Migration to Gigabit Ethernet

Several means can be used to deploy Gigabit Ethernet to increase bandwidth and capacity with in the network. First, Gigabit Ethernet can be used to improve Layer 2 performance. Here, the through put of Gigabit Ethernet is used to eliminate Layer 2 bottlenecks.

 

Scaling Bandwidth with Fast EtherChannel and Gigabit EtherChannel

Bandwidth requirements with in the network core and between the network core and the wiring closet have placed significant demands on the networks. Fast EtherChannel allows multiple fast Ethernet ports to be bundled together and seen logically by the Ethernet switches as a fat pipe. Fast EtherChannel allows the bundling of up to four ports, for an aggregate bandwidth of 800 Mbps. With support from Ethernet card manufacturers such as Sun Microsystems, Intel, SGI, Compaq, and Adaptec, Fast EtherChannel can now be provided directly to high-end file servers.

 

Scaling Router Backbones

Many large-scale networks use a meshed core of routers to form a redundant network backbone. This backbone typically consists of FDDI, ATM or Fast Ethernet. However, as newer network designs heavily utilized switching with 100-Mbps links to theses routers, a potential design bottleneck can be created. Although this is not county a problem, the migration of services away from the workgroup and to word the enterprise can potentially lead to slower network performance.

The solution demonstrated by using Gigabit Ethernet switches that provide aggregation between routers in a routed backbone. Gigabit Ethernet and Gigabit switching are used to improve speed and capacity between the routers. Gigabit Ethernet switch is placed between the routers for improved throughput performance. You can also use industrial Ethernet router for that purpose. By implementing this design, a fast Layer 2 aggregation is utilized, creating a high-speed core.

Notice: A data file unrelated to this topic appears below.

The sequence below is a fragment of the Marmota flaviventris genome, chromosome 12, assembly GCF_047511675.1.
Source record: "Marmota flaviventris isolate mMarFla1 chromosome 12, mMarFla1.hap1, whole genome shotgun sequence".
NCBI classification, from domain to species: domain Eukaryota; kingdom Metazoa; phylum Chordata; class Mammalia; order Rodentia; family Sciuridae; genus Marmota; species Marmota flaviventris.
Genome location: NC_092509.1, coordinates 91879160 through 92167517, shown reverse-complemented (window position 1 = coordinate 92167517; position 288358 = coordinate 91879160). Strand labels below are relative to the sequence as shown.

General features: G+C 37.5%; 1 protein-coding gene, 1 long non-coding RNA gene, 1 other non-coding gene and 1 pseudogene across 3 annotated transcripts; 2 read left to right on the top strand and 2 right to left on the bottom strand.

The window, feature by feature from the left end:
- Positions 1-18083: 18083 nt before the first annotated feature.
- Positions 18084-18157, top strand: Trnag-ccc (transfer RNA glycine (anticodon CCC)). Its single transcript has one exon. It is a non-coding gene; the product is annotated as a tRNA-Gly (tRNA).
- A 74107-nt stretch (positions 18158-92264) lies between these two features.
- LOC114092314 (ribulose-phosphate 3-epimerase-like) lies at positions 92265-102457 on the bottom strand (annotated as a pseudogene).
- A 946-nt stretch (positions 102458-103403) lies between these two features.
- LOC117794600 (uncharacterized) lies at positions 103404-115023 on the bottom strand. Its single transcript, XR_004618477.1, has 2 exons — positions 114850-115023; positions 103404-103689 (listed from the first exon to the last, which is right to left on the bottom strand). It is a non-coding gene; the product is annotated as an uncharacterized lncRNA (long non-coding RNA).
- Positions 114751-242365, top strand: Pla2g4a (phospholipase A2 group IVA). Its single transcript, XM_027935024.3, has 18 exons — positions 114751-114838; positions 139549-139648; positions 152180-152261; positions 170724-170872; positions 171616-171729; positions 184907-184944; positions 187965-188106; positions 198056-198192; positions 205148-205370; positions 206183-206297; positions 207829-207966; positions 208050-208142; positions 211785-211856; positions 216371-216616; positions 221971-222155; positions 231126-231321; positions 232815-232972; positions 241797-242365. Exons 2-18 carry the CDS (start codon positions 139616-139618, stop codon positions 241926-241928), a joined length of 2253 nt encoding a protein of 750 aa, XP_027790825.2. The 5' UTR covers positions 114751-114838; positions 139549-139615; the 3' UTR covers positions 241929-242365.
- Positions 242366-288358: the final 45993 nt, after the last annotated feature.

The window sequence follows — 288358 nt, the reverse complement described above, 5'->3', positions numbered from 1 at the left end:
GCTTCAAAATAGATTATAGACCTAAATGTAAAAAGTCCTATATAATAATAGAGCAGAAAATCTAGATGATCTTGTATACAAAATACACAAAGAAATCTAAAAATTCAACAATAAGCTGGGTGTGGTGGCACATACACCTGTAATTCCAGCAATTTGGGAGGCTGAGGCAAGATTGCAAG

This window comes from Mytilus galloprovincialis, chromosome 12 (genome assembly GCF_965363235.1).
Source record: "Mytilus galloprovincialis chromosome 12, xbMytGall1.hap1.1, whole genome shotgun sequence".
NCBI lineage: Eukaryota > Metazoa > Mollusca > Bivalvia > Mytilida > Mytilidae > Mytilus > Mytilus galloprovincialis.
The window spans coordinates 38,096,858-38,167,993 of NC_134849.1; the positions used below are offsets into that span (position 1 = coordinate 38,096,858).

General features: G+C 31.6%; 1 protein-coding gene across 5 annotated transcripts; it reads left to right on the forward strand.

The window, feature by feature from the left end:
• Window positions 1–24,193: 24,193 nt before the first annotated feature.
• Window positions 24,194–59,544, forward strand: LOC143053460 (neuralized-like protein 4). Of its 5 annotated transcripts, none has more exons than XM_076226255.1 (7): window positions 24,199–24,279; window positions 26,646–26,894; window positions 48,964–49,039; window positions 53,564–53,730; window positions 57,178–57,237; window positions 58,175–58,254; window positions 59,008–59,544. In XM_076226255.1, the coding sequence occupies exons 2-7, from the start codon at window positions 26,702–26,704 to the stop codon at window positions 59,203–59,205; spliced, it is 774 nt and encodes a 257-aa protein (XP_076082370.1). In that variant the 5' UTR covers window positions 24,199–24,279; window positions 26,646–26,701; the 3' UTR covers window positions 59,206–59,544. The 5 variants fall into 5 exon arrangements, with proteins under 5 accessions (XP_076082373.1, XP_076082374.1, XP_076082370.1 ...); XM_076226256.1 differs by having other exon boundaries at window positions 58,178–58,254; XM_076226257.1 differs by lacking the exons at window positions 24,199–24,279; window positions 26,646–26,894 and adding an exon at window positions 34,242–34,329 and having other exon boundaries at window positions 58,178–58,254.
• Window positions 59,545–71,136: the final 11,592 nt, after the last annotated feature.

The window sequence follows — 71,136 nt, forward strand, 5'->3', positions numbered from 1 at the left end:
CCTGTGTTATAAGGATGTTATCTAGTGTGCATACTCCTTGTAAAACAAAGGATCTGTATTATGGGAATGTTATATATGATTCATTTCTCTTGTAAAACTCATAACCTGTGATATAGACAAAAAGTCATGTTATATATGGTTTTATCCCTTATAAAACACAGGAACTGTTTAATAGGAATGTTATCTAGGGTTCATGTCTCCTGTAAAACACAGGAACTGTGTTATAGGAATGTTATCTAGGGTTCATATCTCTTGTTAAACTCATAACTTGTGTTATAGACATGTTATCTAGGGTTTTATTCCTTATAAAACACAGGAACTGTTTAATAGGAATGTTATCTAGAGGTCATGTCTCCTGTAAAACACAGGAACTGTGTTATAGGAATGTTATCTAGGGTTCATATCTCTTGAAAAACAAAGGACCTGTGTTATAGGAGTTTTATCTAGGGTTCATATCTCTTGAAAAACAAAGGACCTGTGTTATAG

Ethernet Switchethernet switch

A switch is something that is used to turn various electronic devices on or off. However, in computer networking, a switch is used to connect multiple computers with each other. Since it is an external device it becomes part of the hardware peripherals used in the operation of a computer system. This connection is done within an existing Local Area network (LAN) only and is identical to an Ethernet hub in terms of appearance except with more intelligence. These switches not only receive data packets, but also have the ability to inspect them before passing them on to the next computer. That is, they can figure out the source, the contents of the data, and identify the destination as well. As a result of this uniqueness, it sends the data to the relevant connected system only, thereby using less bandwidth at high performance rates.

 

Ethernet Switches and Crossover Cables

The wires in a crossover cable are “crossed” so that output signals from the transmitting device are properly sent as input signals to the receiving end. An Ethernet switch can be thought of as a device that makes temporary crossover cable connections between computers that want to communicate. Just like crossover cables, switches do not suffer from collision problems.

However, it should be noted that the actual cables used are “straight through.” The crossover function is done inside of the switch.

Since separate wires are used for sending and receiving, switches support operation in full duplex mode. This mode allows devices to send and receive data at the same time.

 

Advantages over Hubs

As mentioned above, switches are intelligent devices that can read the data packets that pass through them. By storing each host’s MAC address and its corresponding port in a table, switches ensure that bandwidth is not wasted by intelligently directing traffic. Hubs are dumb devices that do not do any processing.

Unlike hubs, switches are modern, fast, and support full duplex operation. In short, they are much better.

 

More Resources: LAN, How to Set Up LAN Network?